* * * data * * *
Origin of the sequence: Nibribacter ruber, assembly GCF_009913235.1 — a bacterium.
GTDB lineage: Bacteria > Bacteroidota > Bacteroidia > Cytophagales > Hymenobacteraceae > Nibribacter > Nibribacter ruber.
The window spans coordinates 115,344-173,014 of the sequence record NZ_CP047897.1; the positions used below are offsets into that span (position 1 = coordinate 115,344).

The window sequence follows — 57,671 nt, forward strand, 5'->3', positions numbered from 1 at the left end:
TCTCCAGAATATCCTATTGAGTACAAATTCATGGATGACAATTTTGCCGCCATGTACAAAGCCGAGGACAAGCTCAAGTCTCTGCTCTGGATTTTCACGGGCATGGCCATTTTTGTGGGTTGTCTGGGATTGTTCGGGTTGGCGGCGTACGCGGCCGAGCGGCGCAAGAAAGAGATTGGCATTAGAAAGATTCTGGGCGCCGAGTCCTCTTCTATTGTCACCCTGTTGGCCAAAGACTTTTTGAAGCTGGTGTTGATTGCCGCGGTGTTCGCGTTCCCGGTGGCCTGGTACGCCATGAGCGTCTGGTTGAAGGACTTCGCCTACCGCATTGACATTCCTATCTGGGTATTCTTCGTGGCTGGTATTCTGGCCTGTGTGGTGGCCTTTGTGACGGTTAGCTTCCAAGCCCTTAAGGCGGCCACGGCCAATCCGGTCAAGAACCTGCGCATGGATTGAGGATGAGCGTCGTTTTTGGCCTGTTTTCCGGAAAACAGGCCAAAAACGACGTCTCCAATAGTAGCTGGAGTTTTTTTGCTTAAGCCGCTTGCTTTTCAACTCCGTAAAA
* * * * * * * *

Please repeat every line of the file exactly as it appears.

Origin of the sequence: Nibribacter ruber, assembly GCF_009913235.1 — a bacterium.
GTDB lineage: Bacteria > Bacteroidota > Bacteroidia > Cytophagales > Hymenobacteraceae > Nibribacter > Nibribacter ruber.
The window spans coordinates 115,344-173,014 of the sequence record NZ_CP047897.1; the positions used below are offsets into that span (position 1 = coordinate 115,344).

The window sequence follows — 57,671 nt, forward strand, 5'->3', positions numbered from 1 at the left end:
TCTCCAGAATATCCTATTGAGTACAAATTCATGGATGACAATTTTGCCGCCATGTACAAAGCCGAGGACAAGCTCAAGTCTCTGCTCTGGATTTTCACGGGCATGGCCATTTTTGTGGGTTGTCTGGGATTGTTCGGGTTGGCGGCGTACGCGGCCGAGCGGCGCAAGAAAGAGATTGGCATTAGAAAGATTCTGGGCGCCGAGTCCTCTTCTATTGTCACCCTGTTGGCCAAAGACTTTTTGAAGCTGGTGTTGATTGCCGCGGTGTTCGCGTTCCCGGTGGCCTGGTACGCCATGAGCGTCTGGTTGAAGGACTTCGCCTACCGCATTGACATTCCTATCTGGGTATTCTTCGTGGCTGGTATTCTGGCCTGTGTGGTGGCCTTTGTGACGGTTAGCTTCCAAGCCCTTAAGGCGGCCACGGCCAATCCGGTCAAGAACCTGCGCATGGATTGAGGATGAGCGTCGTTTTTGGCCTGTTTTCCGGAAAACAGGCCAAAAACGACGTCTCCAATAGTAGCTGGAGTTTTTTTGCTTAAGCCGCTTGCTTTTCAACTCCGTAAAA